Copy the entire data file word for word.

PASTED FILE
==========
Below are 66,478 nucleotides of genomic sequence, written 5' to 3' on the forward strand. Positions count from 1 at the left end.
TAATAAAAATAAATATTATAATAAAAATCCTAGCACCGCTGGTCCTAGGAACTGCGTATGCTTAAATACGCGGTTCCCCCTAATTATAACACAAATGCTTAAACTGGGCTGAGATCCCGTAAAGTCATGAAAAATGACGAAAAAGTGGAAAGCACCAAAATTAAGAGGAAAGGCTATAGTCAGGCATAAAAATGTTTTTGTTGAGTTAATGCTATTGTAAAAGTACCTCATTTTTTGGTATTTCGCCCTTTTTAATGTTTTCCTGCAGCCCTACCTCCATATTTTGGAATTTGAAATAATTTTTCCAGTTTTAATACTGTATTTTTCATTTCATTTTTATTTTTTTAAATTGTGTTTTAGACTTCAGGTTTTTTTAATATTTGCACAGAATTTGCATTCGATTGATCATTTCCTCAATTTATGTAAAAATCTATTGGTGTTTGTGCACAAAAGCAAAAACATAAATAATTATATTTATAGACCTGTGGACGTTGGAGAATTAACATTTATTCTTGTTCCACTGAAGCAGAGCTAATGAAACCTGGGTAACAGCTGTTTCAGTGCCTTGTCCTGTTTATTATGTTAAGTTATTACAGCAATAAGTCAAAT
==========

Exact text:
Below are 66,478 nucleotides of genomic sequence, written 5' to 3' on the forward strand. Positions count from 1 at the left end.
TAATAAAAATAAATATTATAATAAAAATCCTAGCACCGCTGGTCCTAGGAACTGCGTATGCTTAAATACGCGGTTCCCCCTAATTATAACACAAATGCTTAAACTGGGCTGAGATCCCGTAAAGTCATGAAAAATGACGAAAAAGTGGAAAGCACCAAAATTAAGAGGAAAGGCTATAGTCAGGCATAAAAATGTTTTTGTTGAGTTAATGCTATTGTAAAAGTACCTCATTTTTTGGTATTTCGCCCTTTTTAATGTTTTCCTGCAGCCCTACCTCCATATTTTGGAATTTGAAATAATTTTTCCAGTTTTAATACTGTATTTTTCATTTCATTTTTATTTTTTTAAATTGTGTTTTAGACTTCAGGTTTTTTTAATATTTGCACAGAATTTGCATTCGATTGATCATTTCCTCAATTTATGTAAAAATCTATTGGTGTTTGTGCACAAAAGCAAAAACATAAATAATTATATTTATAGACCTGTGGACGTTGGAGAATTAACATTTATTCTTGTTCCACTGAAGCAGAGCTAATGAAACCTGGGTAACAGCTGTTTCAGTGCCTTGTCCTGTTTATTATGTTAAGTTATTACAGCAATAAGTCAAAT